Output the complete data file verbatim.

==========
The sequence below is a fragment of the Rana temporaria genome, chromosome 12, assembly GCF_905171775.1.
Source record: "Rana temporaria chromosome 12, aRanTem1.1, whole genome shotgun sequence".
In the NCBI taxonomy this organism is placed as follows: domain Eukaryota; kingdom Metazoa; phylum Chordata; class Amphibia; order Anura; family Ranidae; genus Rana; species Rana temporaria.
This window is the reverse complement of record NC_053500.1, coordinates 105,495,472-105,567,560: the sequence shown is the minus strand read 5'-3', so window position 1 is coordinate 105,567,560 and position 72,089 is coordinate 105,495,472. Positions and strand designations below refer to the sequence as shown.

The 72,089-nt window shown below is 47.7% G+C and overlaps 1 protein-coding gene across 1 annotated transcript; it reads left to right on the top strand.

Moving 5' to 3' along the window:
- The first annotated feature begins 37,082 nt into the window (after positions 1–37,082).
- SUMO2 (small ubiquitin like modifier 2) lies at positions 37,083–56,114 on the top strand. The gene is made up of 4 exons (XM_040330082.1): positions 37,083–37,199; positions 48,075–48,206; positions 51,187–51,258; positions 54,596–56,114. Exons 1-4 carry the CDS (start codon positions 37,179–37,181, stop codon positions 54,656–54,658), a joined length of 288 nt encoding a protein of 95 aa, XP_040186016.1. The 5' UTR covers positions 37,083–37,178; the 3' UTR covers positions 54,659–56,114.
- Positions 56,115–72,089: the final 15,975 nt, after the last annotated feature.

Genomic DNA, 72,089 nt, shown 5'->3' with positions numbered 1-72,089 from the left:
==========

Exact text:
The sequence below is a fragment of the Rana temporaria genome, chromosome 12, assembly GCF_905171775.1.
Source record: "Rana temporaria chromosome 12, aRanTem1.1, whole genome shotgun sequence".
In the NCBI taxonomy this organism is placed as follows: domain Eukaryota; kingdom Metazoa; phylum Chordata; class Amphibia; order Anura; family Ranidae; genus Rana; species Rana temporaria.
This window is the reverse complement of record NC_053500.1, coordinates 105,495,472-105,567,560: the sequence shown is the minus strand read 5'-3', so window position 1 is coordinate 105,567,560 and position 72,089 is coordinate 105,495,472. Positions and strand designations below refer to the sequence as shown.

The 72,089-nt window shown below is 47.7% G+C and overlaps 1 protein-coding gene across 1 annotated transcript; it reads left to right on the top strand.

Moving 5' to 3' along the window:
- The first annotated feature begins 37,082 nt into the window (after positions 1–37,082).
- SUMO2 (small ubiquitin like modifier 2) lies at positions 37,083–56,114 on the top strand. The gene is made up of 4 exons (XM_040330082.1): positions 37,083–37,199; positions 48,075–48,206; positions 51,187–51,258; positions 54,596–56,114. Exons 1-4 carry the CDS (start codon positions 37,179–37,181, stop codon positions 54,656–54,658), a joined length of 288 nt encoding a protein of 95 aa, XP_040186016.1. The 5' UTR covers positions 37,083–37,178; the 3' UTR covers positions 54,659–56,114.
- Positions 56,115–72,089: the final 15,975 nt, after the last annotated feature.

Genomic DNA, 72,089 nt, shown 5'->3' with positions numbered 1-72,089 from the left: